Origins and Growth of TCP/IP The U.S. Defense Department Advanced Research Projects Agency (DARPA) produced the designs and experimental networks that evolved into the public Internet. DARPA also accelerated the spread of Transmission Control Protocol /Internet Protocol (TCP/IP) by including it in distributions of the UNIX operating system.
It took 38 years for radio to achieve what is called "universal service". Television is now taken for granted as a source of news and entertainment. It took 59 years to achieve "universal service”. The Internet has achieved most of its explosive growth within the past ten years and is now beginning to absorb elements of the telephone and television systems. No other technology can match this achievement.
The TCP/IP Network Model The TCP/IP network model closely resembles the OSI reference model and is the predominant protocol suite used in networking today. The TCP/IP network model contains four layers, unlike the OSI model, which contains seven layers.
The TCP/IP Network Model The application layer of the TCP/IP model defines many of the applications that are used in networks. It determines protocol and data syntax rules at the application level. Transfer Protocol (FTP), Trivial File Transfer Protocol (TFTP), Simple Mail Transfer Protocol (SMTP), Internet Message Access Protocol (IMAP), Post Office Protocol version 3 (POP3), Simple Network Management Protocol (SNMP), and Telnet.
The TCP/IP Network Model TCP/IP transport layer defines only Transmission Control Protocol (TCP) and User Datagram Protocol (UDP). It provides reliability and flow control. Reliability is achieved through a sequence of acknowledgements that guarantee the delivery of each packet. Flow control is achieved through the windowing.
The TCP/IP Network Model Both TCP and UDP use port numbers to pass data to the upper layers. Port numbers help define and keep track of all the different types of conversations that are taking place throughout the network.
The TCP/IP Network Model The Internet layer of the TCP/IP model defines addressing and path selection. This is the same function as the network layer in the OSI model. Routers use Internet layer protocols to identify an appropriate path for data packets as they travel from network to network. Protocols defined at this layer are IP, Internet Control Message Protocol (ICMP), Address Resolution Protocol (ARP), and Reverse Address Resolution Protocol (RARP).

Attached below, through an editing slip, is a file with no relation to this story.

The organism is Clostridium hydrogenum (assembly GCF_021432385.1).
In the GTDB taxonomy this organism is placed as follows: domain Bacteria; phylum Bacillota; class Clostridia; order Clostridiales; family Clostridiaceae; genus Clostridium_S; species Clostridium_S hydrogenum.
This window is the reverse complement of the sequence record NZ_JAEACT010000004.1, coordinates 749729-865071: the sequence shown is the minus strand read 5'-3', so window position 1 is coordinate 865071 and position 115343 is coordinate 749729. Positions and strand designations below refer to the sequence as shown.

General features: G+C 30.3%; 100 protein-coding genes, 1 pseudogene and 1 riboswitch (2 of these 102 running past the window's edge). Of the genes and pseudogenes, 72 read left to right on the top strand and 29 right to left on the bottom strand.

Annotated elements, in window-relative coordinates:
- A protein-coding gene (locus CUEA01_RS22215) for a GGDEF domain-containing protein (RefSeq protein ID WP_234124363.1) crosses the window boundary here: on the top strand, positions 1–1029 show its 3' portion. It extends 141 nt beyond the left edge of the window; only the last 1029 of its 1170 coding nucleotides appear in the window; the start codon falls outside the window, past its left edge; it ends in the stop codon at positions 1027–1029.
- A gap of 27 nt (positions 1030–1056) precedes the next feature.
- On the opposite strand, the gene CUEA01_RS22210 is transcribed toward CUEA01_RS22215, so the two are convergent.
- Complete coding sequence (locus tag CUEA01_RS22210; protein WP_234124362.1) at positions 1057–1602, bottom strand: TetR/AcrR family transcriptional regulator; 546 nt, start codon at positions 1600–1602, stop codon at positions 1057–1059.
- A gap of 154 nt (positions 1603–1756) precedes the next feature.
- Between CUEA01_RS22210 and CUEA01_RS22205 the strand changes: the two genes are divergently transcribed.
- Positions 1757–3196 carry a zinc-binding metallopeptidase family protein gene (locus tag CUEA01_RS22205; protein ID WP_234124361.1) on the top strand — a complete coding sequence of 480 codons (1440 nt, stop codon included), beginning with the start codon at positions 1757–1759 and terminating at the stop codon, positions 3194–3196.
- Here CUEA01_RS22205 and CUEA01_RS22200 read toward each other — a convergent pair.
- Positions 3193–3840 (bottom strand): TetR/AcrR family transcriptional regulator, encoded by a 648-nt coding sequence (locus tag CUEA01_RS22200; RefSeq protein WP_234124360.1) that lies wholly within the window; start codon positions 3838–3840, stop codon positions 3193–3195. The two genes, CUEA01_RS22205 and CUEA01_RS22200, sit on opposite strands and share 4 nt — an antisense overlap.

The TCP/IP Network Model IP provides the routers with the ability, or addressing, to move data to the desired destination. ICMP provides control and messaging capabilities, which are used when there is a problem somewhere in the network. ICMP is used to send a message back to the host, informing it that the destination host was unreachable and is also the basis for the ping and traceroute commands. ARP is used to find the MAC address of a host, switch, or router, when given its IP address. RARP is used when the MAC address of a host is known, but the IP address is not known.
The TCP/IP Network Model The network interface layer maps to the data link and physical layers of the OSI model. This layer defines TCP/IP- specific functions related to the preparation of data for transmission over the physical media, including addressing. It also specifies what types of media can be used for the data transmission.
TCP/IP and Network Operating Systems Today, all NOS vendors have adopted the TCP/IP protocol suite for carrying data between client and server systems. Although the older proprietary protocols remain in use, TCP/IP is the standard that is implemented by all the NOS vendors.